The current rate of taxation doesn't fund the need to repair our infrastructure, fund our schools, pay for health care. Cutting taxes will make that all worse and is truly insane. But go ahead, politicians. We can count on you to always make the wrong decision to keep yourselves in power.

Use any excess money to pay for road repair

Paying for a tax break for our citizens by taking more tax money from Employers and Farmers will not accomplish what a tax reduction is supposed to do. It would be no different than taxing Hospitals more so they could give tax breaks to Doctors and Nurses. Those additional taxes to the Hospital would simply be passed down as higher costs to the consumers and everybody still loses.

The surplus should be used for infrastructure.

Because we are farmers and are struggling enough already.

Why should manu's and farmers get whacked?

Use surplus to help pay for roads.

This choice will be a one and done.

Sounds like some have lose so others benefit. Farmers and manufacturing need the tax credit.

I see where Governor Evers wants to take away agriculture tax credit he most understand that agriculture in this state is in a very poor financial condition

get the money from sales tax

I voted in the middle. I think that we have enough cuts for the moment. Let's stop lowering the take, stop raising the take, and start MAKING IT WORK. By God, this bickering has got to stop sooner or later. Just figure out what the priority is. Roads? Great, blow your money on roads, but keep everything else the same for a cycle.

Plenty of places that "surplus" could be used. I want a tax cut, not a redistribution...

refund a over payment, not send manufacturing and ag out the state

I don't think the tax decrease will make any difference and I am concerned we are stating ourselves up to have huge deficit in coming years!


No way this governor's ever going to support a tax cut.

Governor Evers has indicated that his budget proposal will likely include a "first step" towards legalizing medical marijuana. Where do you stand?
I've never tried it, but marijuana sales in Wisconsin is inevitable. The sooner it's regulated and taxed, the better.
Why not?
There are so many people who would feel better if they had medical marijuana.
It is the beginning step to legalizing dope ala Colorado. Just read an article where counties are being squeezed trying to pay for foster care for kids from homes where parents are dopers. Why do we need to make things worse?
I understand that it may help people with specific issues
It has medical benefit in many cases. Stop at that--NO RECREATIONAL leagalization!!
If its helps the people that need it,, do it.
A"Gateway" drug to things far worse
The next thing he will want to legalize marijuana, we enough drugies already in this state
I've met marijuana users, and past marijuana users. I'm very skeptical about it for medicine. And frankly, I'm interested to know how many use it for medicine and are hooked from there on.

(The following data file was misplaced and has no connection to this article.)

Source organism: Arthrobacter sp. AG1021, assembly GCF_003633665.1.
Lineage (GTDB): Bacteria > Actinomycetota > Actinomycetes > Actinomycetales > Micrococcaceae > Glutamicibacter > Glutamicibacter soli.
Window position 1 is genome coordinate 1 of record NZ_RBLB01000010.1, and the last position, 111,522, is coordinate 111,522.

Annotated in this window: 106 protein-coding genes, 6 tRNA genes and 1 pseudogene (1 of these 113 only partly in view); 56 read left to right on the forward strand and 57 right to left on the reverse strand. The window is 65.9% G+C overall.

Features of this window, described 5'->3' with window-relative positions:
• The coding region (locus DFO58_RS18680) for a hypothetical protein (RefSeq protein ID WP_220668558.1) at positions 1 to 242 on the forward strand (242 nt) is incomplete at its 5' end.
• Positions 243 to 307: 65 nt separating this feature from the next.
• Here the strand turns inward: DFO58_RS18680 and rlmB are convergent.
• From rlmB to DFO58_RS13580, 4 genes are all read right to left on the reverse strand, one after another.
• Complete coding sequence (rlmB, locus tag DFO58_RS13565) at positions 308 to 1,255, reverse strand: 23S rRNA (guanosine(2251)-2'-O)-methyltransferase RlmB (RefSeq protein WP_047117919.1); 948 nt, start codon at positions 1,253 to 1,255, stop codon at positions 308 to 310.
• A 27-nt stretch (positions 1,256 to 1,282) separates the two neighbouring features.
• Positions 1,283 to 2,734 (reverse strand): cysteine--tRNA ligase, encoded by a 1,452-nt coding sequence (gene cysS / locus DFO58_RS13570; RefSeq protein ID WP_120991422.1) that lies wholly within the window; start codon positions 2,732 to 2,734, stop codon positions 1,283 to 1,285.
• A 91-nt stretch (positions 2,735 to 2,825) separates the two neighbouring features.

first step to full legalization, finally.
legalizing marijuana will make drug companies richer and work force pool lower
He is trying to appease his base
Medicinal. Clearly define and limit.

Two farmers have sued the Evers Administration over wedding barns. The state requires liquor licenses for alcohol served in public spaces, but the law does not define "public." Should a private venue on private property hosting a private event be considered "public" under the law?  

Less regulation = better. The Tavern League makes enough money.

To serve alcohol they should have to follow the same rules as taverns.

IF the Barn wants to sell and profit from alcohol served at their venue then they should be required to have a liquor license. IF the participants are providing the alcohol a license should not be required. There are safeguards in place like requiring a licensed bartender to oversee the distribution of alcohol but a license should not be required.

What is next.... requiring the City (municipality) to have a liquer license for the public parks where "party(s)" are held ??

No No No !The Tavern League lobbyists strike again!!!

If there is no cash bar then it is public in my opinion

Hope crashers can be monitored.

If they are not in business of regularly doing it,, I say yes they should be able to have Weddings.

People are there by invitation and are not charged for alcohol.

I go back when was married alot of weddings were on the property of the bride and groom parents paid for alcohol that was served. Then we went to private business who where licensed to service alcohol. I been to weddings in wedding barns and again bride or groom parents furnish alcohol with no problems. What I see is another way to correct fee.

I do not think that a wedding barn should be considered public. I think that maybe we just find a different way to classify those sites, and let them continue to operate. That is a BUSINESS and BUSINESS is GOOD.

When the facility applies for the contidtional use permit as this is not an agriculture use, they should be aware that this MAY open them up to rules about sensible beverage service but this is still a private party so I don't see more rules requirng a permit as a solution. when

If they are getting paid for the use of their barns then they should be considered public

Wisconsin has a drinking problem regulate it all